Colima is currently monitored by the Colima Volcano Observatory. For a panorma of the observatory visit this link. The website of the Observatory is available here, where you can find webcams, photos and more detailed information of the volcano. Due to it's location and easy access Colima has become one of the most studied volcanoes and this is in part due to the excellent management and work done at and by the University of Colima.
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A vulcanian burst of Colima in 2007. Taken from the global volcanism program website.
Please feel free to comment on this or any of my posts, I am open to suggestions and would love to have a little interaction with readers. 
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As promised I am starting my posts on the decade volcanoes. Today is the turn of Avachinsky-Koryaksky. 

Despite being listed as one volcano, they are actually separate from each other. Avachinsky and Koryaksky are both part of the Avachinskaya volcanic group which is a group of stratovolcanoes which are orientated in a NW-SE direction. The other prominent volcano in this range is Kozhel. These volcanoes are the result of the Pacific plate subducting beneath the North American plate at a rate of ~ 78 mm a year. Due to the climate in the area and the amount of ice and snow on the volcanoes the main hazard posed from Avachinsky and Koryaksy is by lahars with Pyroclastic Density Currents a close second.

The town present in the foreground of the photos below is Petropavlovsk.
 
Avachinsky is a stratovolcano which stands at ~2741 m high. The last eruption of this volcano was a tiny eruption in 2001 with another small eruption in 1991.  An event in 1945 was much larger and was rated at VEI 4. The eruptions produced by Avachinsky are generally smaller in scale at ~VEI 2. Avachinsky also houses an active crater with regular degassing and fumarolic episodes.
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Avachinsky -From the Global Volcanism Program and taken by Oleg Volynets
Koryaksky is the taller of the volcanoes in the range, standing at ~3456 m. Overall it is less active than Avachinsky and less is known about its past eruptions. The last eruption of Koryaksy occured in 2008/2009 and was rated at VEI 2, in general this eruption was characterised by steaming with small amounts of ash within the column.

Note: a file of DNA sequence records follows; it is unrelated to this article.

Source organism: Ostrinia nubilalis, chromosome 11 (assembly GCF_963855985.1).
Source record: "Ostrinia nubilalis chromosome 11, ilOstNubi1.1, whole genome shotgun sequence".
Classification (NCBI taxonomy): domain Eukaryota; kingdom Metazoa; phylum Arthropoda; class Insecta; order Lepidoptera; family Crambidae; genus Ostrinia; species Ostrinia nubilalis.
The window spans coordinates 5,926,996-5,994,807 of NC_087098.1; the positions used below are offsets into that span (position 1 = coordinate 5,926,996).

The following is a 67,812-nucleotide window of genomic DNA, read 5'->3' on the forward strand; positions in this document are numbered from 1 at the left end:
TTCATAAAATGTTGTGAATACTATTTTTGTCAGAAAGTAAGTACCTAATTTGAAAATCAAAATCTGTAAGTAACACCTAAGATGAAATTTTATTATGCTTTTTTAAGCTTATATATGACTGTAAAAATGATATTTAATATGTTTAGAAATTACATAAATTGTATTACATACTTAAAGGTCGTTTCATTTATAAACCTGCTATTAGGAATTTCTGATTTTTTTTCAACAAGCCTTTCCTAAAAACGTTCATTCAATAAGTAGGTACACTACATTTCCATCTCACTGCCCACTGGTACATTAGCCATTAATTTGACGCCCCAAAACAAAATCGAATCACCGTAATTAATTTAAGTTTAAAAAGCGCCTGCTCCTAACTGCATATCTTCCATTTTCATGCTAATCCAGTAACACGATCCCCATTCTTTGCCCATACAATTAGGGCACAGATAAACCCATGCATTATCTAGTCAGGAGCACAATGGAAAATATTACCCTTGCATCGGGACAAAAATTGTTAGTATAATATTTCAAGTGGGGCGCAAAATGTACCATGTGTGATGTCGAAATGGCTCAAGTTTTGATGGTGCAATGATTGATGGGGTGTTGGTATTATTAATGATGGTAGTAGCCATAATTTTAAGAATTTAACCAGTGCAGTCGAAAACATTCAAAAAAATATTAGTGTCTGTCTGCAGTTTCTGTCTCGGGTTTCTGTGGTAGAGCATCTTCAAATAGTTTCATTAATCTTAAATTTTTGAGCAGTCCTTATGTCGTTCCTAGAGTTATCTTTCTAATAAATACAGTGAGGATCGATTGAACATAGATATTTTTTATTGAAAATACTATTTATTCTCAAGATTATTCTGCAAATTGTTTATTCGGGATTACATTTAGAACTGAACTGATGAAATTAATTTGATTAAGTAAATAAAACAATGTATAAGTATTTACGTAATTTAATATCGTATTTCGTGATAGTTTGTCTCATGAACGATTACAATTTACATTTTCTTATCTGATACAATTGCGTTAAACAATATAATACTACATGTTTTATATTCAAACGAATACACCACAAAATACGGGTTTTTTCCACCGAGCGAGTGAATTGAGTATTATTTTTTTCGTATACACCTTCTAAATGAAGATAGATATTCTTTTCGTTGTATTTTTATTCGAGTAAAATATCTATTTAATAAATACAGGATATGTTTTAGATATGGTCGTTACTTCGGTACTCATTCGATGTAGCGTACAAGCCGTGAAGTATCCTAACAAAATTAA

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Koryasky - From the Global Volcanism Program and taken by Vera Ponomareva
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Avachinskaya Volcanic Group, from the Global Volcanism Program and taken by Vera Ponomareva. Koryasky is on the left, next on the right is Avachinsky and on the far right is Kozhel.
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During my studies I came across the decade volcanoes. Now, I hadn't heard of these before and was intrigued to learn which ones they are and the purpose that they serve as being named 'Decade Volcanoes'.

They were set up by the International Association of Volcanology and Chemistry of the Earth's Interior to promote research on these volcanoes. They were chosen for a number of reasons including their history of large explosive eruptions, their proximity to populations and their effect on people. The overall aim was to increase public awareness and reduce the volcanic hazard posed by these volcanoes. 

So here they are...

Avachinsky-Koryaksky, Kamchatka
Colima, Mexico
Mt. Etna, Italy
Galeras, Colombia
Mauna Loa, Hawaii
Merapi, Indonesia
Niragongo, DR Congo
Mt. Rainier, Washington state (USA)
Sakurajima, Japan
Santa Maria/Santiaguito, Guatemala
Santorini, Greece
Taal, Philippines
Teide, Canary Islands, Spain
Ulawun, Papua New Guinea
Unzen, Japan
Vesuvius, Italy


Over the next few months I will write a bit about each of these volcanoes, starting with Avachinsky-Koryaksky, Kamchatka.